Trump ramps up his disinformation campaign as he struggles to catch up to Biden
President Donald Trump. (AFP Photo)

Reporter Ashley Parker, in an article published in the Washington Post over Labor Day Weekend, discusses some of the ways in which President Donald Trump’s campaign and its allies have been aggressively promoting disinformation — from “doctored and misleading videos” to bogus conspiracy theories.


For example, Parker notes, Trump recently “retweeted footage of a black man violently pushing a white woman on a subway platform under the caption, ‘Black Lives Matter/Antifa’ — but the man was not affiliated with either group, and the video was shot in October (2019).” And according to Parker, “White House Social Media Director Dan Scavino shared a manipulated video that falsely showed Democratic presidential nominee Joe Biden seeming to fall asleep during a television interview, complete with a fake TV headline.”

In addition to those things, Parker notes that House Minority Whip Steve Scalise — a Louisiana Republican and Trump ally — “released a video splicing together quotes from activist Ady Barkan — who has Lou Gehrig’s disease and uses computer voice assistance — to falsely make it sound as if he had persuaded Biden to defund police departments.”

Whitney Phillips, a communications professor at Syracuse University, told the Post, “When you have this disinformation and it’s introduced to one side of the forest, for example, it can travel so quickly through so many different communities and does so many unintentional things before you can even do a fact-check. He’s able to muddy the waters so thoroughly that democracy wilts on the vine.”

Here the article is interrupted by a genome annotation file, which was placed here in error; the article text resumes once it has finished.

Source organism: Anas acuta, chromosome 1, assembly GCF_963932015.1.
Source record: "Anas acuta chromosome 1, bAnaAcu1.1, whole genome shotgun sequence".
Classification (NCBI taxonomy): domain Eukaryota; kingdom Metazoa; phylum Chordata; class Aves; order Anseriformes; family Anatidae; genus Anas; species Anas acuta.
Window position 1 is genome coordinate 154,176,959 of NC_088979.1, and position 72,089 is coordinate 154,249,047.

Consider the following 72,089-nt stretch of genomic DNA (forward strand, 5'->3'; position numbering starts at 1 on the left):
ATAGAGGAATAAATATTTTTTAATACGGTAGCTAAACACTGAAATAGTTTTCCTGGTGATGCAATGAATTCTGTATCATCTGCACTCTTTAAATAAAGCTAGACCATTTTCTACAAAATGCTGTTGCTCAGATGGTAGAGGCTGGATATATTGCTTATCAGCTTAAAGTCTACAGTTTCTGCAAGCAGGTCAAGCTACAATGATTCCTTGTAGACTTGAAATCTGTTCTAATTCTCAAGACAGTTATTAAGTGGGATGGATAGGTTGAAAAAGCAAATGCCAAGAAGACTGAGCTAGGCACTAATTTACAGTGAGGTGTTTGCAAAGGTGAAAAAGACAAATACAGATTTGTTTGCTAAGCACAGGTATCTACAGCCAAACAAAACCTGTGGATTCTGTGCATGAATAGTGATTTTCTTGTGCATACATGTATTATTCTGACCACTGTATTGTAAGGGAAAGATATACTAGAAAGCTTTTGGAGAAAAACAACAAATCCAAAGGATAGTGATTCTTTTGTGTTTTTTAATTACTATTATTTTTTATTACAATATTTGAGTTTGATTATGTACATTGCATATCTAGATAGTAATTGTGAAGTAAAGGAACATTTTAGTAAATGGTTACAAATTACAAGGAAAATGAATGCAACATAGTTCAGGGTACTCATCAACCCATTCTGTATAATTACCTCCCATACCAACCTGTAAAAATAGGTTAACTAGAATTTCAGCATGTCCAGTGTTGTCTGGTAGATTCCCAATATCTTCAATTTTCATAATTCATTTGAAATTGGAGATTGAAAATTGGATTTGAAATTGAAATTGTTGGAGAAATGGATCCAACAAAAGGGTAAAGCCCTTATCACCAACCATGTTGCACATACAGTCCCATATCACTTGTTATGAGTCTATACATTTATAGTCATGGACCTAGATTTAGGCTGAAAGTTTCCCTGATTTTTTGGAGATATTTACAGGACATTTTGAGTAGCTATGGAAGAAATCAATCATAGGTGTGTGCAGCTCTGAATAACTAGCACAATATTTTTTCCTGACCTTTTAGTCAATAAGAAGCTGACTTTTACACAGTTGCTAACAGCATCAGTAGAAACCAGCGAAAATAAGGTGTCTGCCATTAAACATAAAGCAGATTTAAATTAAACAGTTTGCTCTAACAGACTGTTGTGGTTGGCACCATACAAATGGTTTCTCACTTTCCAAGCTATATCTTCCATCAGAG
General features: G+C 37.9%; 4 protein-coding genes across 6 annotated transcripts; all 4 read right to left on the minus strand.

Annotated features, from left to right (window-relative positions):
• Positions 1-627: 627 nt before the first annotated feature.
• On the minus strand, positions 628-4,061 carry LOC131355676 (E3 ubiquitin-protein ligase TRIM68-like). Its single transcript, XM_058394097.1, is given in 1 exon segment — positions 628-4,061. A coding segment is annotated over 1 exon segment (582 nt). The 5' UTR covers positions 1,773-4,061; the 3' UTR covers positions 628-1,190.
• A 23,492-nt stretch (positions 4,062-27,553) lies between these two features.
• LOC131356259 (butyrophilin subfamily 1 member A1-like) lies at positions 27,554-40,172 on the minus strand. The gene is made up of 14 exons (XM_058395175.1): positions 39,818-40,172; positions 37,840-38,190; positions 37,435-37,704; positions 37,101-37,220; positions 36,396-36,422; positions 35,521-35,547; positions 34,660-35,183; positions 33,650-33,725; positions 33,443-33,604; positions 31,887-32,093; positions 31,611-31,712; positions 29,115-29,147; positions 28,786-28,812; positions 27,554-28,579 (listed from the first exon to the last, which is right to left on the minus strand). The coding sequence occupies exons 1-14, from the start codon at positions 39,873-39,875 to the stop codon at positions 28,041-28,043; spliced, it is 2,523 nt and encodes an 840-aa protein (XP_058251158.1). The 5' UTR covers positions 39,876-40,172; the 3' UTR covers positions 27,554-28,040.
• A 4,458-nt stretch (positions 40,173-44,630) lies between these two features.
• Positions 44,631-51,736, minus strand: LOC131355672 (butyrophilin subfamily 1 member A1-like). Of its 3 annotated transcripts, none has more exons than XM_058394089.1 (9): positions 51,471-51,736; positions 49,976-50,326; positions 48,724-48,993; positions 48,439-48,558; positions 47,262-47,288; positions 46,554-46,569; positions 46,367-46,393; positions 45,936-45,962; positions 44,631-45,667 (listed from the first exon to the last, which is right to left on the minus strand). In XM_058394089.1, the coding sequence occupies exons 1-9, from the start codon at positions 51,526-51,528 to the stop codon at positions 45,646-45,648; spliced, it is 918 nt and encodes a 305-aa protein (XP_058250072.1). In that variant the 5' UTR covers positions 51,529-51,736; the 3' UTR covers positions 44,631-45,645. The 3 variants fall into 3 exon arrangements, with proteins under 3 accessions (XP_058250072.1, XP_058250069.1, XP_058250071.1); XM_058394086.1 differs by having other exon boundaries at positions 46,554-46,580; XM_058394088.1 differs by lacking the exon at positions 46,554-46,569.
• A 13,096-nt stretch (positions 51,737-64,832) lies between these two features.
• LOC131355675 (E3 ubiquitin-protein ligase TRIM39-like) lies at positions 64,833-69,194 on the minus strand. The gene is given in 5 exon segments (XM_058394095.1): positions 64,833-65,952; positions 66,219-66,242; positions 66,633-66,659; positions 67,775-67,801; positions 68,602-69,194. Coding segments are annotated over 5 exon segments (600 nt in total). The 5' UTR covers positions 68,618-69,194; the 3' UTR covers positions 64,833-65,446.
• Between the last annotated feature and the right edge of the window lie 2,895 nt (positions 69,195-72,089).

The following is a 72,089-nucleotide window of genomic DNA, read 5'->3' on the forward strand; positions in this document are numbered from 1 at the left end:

Trump, Parker points out, has “repeated a false claim that just 6% of the nation’s death toll” in the coronavirus pandemic “was actually caused by the novel coronavirus itself — part of his ongoing effort to portray the virus as less deadly or pervasive than it actually is.” That conspiracy theory has been promoted by QAnon and has no basis in reality, but that hasn’t prevented Trump and other Republicans from promoting it.

Trump is hardly the first candidate to play hardball during a presidential race. From President Lyndon B. Johnson’s infamous “daisy ad” of 1964 to President George H.W. Bush’s racist Willie Horton ad of 1988 to the Swift Boat Veterans ads that helped President George W. Bush defeat Democrat John Kerry in 2004, presidential candidates — both Democrats and Republicans — have dealt some harsh blows to their rivals over the years. But Lily Adams, a Democratic National Committee senior adviser, argues that Trump’s campaign is taking disinformation to another level.

Adams told the Post, “Spin has been something that folks in politics have come to expect, but this is the invention of a totally new reality. Because they can’t run on the reality that every American is seeing, they’re inventing a new one.”